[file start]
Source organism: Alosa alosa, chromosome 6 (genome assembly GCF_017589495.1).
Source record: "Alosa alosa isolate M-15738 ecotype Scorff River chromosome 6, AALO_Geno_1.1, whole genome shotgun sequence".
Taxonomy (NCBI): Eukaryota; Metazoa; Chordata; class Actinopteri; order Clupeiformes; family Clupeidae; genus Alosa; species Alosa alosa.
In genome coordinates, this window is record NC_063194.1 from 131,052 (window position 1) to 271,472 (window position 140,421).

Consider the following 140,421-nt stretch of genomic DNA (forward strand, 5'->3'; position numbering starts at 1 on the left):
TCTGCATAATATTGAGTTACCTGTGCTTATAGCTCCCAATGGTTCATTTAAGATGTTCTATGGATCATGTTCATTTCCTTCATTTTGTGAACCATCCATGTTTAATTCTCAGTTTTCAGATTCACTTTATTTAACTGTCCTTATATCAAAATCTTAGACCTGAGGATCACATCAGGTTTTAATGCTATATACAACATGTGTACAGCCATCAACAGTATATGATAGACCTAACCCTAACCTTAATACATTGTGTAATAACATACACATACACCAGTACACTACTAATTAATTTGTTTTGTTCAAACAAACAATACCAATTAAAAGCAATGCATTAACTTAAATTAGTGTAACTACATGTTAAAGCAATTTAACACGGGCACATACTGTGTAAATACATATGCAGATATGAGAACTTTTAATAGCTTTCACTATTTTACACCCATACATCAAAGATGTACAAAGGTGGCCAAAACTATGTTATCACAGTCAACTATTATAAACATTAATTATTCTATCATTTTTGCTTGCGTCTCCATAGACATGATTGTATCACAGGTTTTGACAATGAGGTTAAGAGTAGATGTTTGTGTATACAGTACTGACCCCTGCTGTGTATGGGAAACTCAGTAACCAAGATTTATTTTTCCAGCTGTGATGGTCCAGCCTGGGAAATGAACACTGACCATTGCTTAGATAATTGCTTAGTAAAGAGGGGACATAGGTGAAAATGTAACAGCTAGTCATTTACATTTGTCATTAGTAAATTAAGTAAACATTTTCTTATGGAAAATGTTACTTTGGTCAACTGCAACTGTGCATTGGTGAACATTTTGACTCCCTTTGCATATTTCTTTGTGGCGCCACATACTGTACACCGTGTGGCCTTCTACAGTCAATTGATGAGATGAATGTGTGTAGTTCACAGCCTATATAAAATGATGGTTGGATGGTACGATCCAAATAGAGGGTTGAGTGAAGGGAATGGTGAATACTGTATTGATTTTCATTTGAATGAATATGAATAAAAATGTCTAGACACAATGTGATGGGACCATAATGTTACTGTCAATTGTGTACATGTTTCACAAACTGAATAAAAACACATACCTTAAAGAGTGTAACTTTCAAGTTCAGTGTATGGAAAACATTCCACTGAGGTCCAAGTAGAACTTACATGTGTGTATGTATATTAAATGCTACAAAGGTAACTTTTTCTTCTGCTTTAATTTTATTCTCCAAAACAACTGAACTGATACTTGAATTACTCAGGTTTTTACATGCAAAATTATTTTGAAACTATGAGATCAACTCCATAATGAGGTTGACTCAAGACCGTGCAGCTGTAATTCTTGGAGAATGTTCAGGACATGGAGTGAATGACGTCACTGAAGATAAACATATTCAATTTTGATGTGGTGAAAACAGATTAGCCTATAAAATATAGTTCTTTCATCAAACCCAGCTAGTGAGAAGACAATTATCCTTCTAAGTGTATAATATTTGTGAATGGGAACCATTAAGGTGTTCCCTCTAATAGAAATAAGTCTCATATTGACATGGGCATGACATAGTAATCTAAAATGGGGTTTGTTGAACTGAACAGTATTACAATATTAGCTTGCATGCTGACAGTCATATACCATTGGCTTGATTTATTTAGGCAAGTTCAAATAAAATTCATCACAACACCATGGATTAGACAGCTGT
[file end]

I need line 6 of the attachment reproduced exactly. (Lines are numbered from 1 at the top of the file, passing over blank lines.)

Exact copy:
TCTGCATAATATTGAGTTACCTGTGCTTATAGCTCCCAATGGTTCATTTAAGATGTTCTATGGATCATGTTCATTTCCTTCATTTTGTGAACCATCCATGTTTAATTCTCAGTTTTCAGATTCACTTTATTTAACTGTCCTTATATCAAAATCTTAGACCTGAGGATCACATCAGGTTTTAATGCTATATACAACATGTGTACAGCCATCAACAGTATATGATAGACCTAACCCTAACCTTAATACATTGTGTAATAACATACACATACACCAGTACACTACTAATTAATTTGTTTTGTTCAAACAAACAATACCAATTAAAAGCAATGCATTAACTTAAATTAGTGTAACTACATGTTAAAGCAATTTAACACGGGCACATACTGTGTAAATACATATGCAGATATGAGAACTTTTAATAGCTTTCACTATTTTACACCCATACATCAAAGATGTACAAAGGTGGCCAAAACTATGTTATCACAGTCAACTATTATAAACATTAATTATTCTATCATTTTTGCTTGCGTCTCCATAGACATGATTGTATCACAGGTTTTGACAATGAGGTTAAGAGTAGATGTTTGTGTATACAGTACTGACCCCTGCTGTGTATGGGAAACTCAGTAACCAAGATTTATTTTTCCAGCTGTGATGGTCCAGCCTGGGAAATGAACACTGACCATTGCTTAGATAATTGCTTAGTAAAGAGGGGACATAGGTGAAAATGTAACAGCTAGTCATTTACATTTGTCATTAGTAAATTAAGTAAACATTTTCTTATGGAAAATGTTACTTTGGTCAACTGCAACTGTGCATTGGTGAACATTTTGACTCCCTTTGCATATTTCTTTGTGGCGCCACATACTGTACACCGTGTGGCCTTCTACAGTCAATTGATGAGATGAATGTGTGTAGTTCACAGCCTATATAAAATGATGGTTGGATGGTACGATCCAAATAGAGGGTTGAGTGAAGGGAATGGTGAATACTGTATTGATTTTCATTTGAATGAATATGAATAAAAATGTCTAGACACAATGTGATGGGACCATAATGTTACTGTCAATTGTGTACATGTTTCACAAACTGAATAAAAACACATACCTTAAAGAGTGTAACTTTCAAGTTCAGTGTATGGAAAACATTCCACTGAGGTCCAAGTAGAACTTACATGTGTGTATGTATATTAAATGCTACAAAGGTAACTTTTTCTTCTGCTTTAATTTTATTCTCCAAAACAACTGAACTGATACTTGAATTACTCAGGTTTTTACATGCAAAATTATTTTGAAACTATGAGATCAACTCCATAATGAGGTTGACTCAAGACCGTGCAGCTGTAATTCTTGGAGAATGTTCAGGACATGGAGTGAATGACGTCACTGAAGATAAACATATTCAATTTTGATGTGGTGAAAACAGATTAGCCTATAAAATATAGTTCTTTCATCAAACCCAGCTAGTGAGAAGACAATTATCCTTCTAAGTGTATAATATTTGTGAATGGGAACCATTAAGGTGTTCCCTCTAATAGAAATAAGTCTCATATTGACATGGGCATGACATAGTAATCTAAAATGGGGTTTGTTGAACTGAACAGTATTACAATATTAGCTTGCATGCTGACAGTCATATACCATTGGCTTGATTTATTTAGGCAAGTTCAAATAAAATTCATCACAACACCATGGATTAGACAGCTGT